In addition, researchers at the Royal Society event were handing out business cards coated in white paint on the reverse sides. When held under a tap, the back of the card did not get wet. Professor Glen McHale, associate dean – research and graduate studies – at Nottingham Trent University explained that the paint was called Hirec and was developed by NTT Advanced Technology for coating microwave antennae. The paint uses small protruding particles to form the protuberances. Apparently, Hirec not only resists the build up of water films, but also snow. NTT notes that snow will not fall off Hirec treated surfaces unless they are steeply inclined but, ice and snow will not stick to it. Cleaning therefore takes very little time.
The company also notes Hirec treated circuit boards submerged in water still receive signals. According to NTT, a cell phone board treated with Hirec will survive being dropped in water. If the paint is applied to a straining mesh, it will allow oil to pass through but not water, and can thus be used to separate the two.
Hirec paints can be applied to metal, plastic or glass surfaces by brush, roller or spray. If they are to be used outdoors, they require the use of an undercoat primer, but if to be used indoors, they don't.
The paint on the business cards was Hirec 1440, which has now been succeeded by Hirec 100/1100 for outdoor use and Hirec 450 for indoor use. Cytonix from the US produces a similar product, but colleague Dr Neil Shirtcliffe explained: "It is not very stable to rubbing. It is a fluoropolymer with nano-sized Teflon particles in it. There are some non-Teflon based alternatives on the market, such as Sto house paint, which seems to be a standard acrylic exterior paint with particles that are probably hydrophobised silica plus solvent to cause deposition of a porous matrix of particles. Degussa produces an LE range of silica, which is hydrophobised nanoparticles for producing own formulations – it works well dusted onto sticky paint in my experience."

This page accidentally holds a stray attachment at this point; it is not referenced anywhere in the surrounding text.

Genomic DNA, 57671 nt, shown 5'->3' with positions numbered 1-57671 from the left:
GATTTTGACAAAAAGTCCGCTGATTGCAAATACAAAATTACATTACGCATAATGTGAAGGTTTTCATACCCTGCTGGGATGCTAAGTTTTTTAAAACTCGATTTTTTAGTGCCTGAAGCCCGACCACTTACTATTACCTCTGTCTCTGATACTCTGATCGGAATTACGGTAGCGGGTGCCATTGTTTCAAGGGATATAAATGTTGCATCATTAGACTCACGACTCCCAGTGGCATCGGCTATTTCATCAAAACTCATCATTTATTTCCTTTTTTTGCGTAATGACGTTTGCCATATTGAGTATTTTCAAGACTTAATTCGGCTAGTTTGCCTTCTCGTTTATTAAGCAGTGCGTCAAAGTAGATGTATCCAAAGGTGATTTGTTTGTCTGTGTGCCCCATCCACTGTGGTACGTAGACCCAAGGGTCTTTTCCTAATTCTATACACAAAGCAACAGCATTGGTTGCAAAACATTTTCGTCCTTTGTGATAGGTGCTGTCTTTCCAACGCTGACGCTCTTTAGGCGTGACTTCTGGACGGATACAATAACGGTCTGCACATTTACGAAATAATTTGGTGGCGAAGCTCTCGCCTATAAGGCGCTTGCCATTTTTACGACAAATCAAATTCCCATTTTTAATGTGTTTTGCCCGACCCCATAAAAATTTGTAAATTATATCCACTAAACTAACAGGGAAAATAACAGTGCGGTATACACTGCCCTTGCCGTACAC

Among British products, micro hairs on a Speedo Fastskin swimsuit has undoubtedly been contributing to victories in sport, along with the company's CFD design capability. However, the move now is to improve superhydrophobicity even further, and apply it to new surfaces in new ways, especially on the micro and nano scale where it is likely to make a considerable difference to 'Lab on a chip' devices for medical analyses and fine pharmaceutical preparation.
Dr Dunkel said one can imitate the effects of plant hairs by laying down arrays of silicon posts, 20µm across, and Professor McHale observes in one of his published papers that it is possible to achieve similar effects by electrodepositing metal mounds 40µm across, or by etching metal. His researchers have, he says, been investigating structures on even finer scales: sputter coated 200nm copper, 4µm and 800nm sol-gel particles, and 10nm copper oxide nano needles.
Coating has a hot future
Dealing with matters somewhat hotter, Zircotec – known for its plasma spray coated zirconium oxide thermal coatings used widely in motorsport – has developed a flexible version of its materials on a roll.
The material called Zircoflex weighs 460g/m2 and is supplied 0.25mm thick. The ceramic material is sprayed in the form of thousands of platelets about 1.5mm square on the surface of aluminium foil. There are approximately 1mm wide gaps between them to allow the foil to be bent and manipulated. Sales director Peter Whyman said: "The aluminium is a fantastic reflector of heat and the material insulates partly because of the air gaps and partly because of the ceramic."
Whyman adds: "Zircotec has the potential to transform the use of ceramic heat protection. For the first time, these coatings can be installed in line to parts and assemblies during manufacture, even in high volume applications, without disrupting production flow. The potential in maintenance and aftermarket applications is huge too. Users can now upgrade parts with Zircotec ceramic protection without needing to dismantle or decommission their equipment."